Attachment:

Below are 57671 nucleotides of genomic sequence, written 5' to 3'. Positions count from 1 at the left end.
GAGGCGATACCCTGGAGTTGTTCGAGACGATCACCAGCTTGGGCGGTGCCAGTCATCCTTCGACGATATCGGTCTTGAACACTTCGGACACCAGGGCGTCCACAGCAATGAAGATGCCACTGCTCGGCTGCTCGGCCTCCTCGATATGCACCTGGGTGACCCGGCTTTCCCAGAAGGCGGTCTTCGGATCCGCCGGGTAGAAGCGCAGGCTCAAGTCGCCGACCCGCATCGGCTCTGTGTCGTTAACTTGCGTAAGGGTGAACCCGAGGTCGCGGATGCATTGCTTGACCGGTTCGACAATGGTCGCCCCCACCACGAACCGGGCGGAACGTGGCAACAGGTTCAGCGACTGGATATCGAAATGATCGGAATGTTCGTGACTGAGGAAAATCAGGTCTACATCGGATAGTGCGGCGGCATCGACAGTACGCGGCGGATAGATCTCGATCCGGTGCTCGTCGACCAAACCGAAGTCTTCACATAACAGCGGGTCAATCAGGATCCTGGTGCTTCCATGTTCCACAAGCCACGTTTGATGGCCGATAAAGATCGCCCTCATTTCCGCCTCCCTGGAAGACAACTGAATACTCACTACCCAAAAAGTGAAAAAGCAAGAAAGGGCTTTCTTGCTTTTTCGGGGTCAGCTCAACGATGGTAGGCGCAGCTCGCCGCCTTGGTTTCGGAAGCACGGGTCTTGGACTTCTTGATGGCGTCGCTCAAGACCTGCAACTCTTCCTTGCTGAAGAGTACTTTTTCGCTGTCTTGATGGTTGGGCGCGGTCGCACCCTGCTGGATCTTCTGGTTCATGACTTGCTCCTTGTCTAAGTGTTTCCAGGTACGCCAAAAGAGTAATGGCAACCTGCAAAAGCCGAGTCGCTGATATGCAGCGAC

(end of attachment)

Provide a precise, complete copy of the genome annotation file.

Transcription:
Below are 57671 nucleotides of genomic sequence, written 5' to 3'. Positions count from 1 at the left end.
GAGGCGATACCCTGGAGTTGTTCGAGACGATCACCAGCTTGGGCGGTGCCAGTCATCCTTCGACGATATCGGTCTTGAACACTTCGGACACCAGGGCGTCCACAGCAATGAAGATGCCACTGCTCGGCTGCTCGGCCTCCTCGATATGCACCTGGGTGACCCGGCTTTCCCAGAAGGCGGTCTTCGGATCCGCCGGGTAGAAGCGCAGGCTCAAGTCGCCGACCCGCATCGGCTCTGTGTCGTTAACTTGCGTAAGGGTGAACCCGAGGTCGCGGATGCATTGCTTGACCGGTTCGACAATGGTCGCCCCCACCACGAACCGGGCGGAACGTGGCAACAGGTTCAGCGACTGGATATCGAAATGATCGGAATGTTCGTGACTGAGGAAAATCAGGTCTACATCGGATAGTGCGGCGGCATCGACAGTACGCGGCGGATAGATCTCGATCCGGTGCTCGTCGACCAAACCGAAGTCTTCACATAACAGCGGGTCAATCAGGATCCTGGTGCTTCCATGTTCCACAAGCCACGTTTGATGGCCGATAAAGATCGCCCTCATTTCCGCCTCCCTGGAAGACAACTGAATACTCACTACCCAAAAAGTGAAAAAGCAAGAAAGGGCTTTCTTGCTTTTTCGGGGTCAGCTCAACGATGGTAGGCGCAGCTCGCCGCCTTGGTTTCGGAAGCACGGGTCTTGGACTTCTTGATGGCGTCGCTCAAGACCTGCAACTCTTCCTTGCTGAAGAGTACTTTTTCGCTGTCTTGATGGTTGGGCGCGGTCGCACCCTGCTGGATCTTCTGGTTCATGACTTGCTCCTTGTCTAAGTGTTTCCAGGTACGCCAAAAGAGTAATGGCAACCTGCAAAAGCCGAGTCGCTGATATGCAGCGAC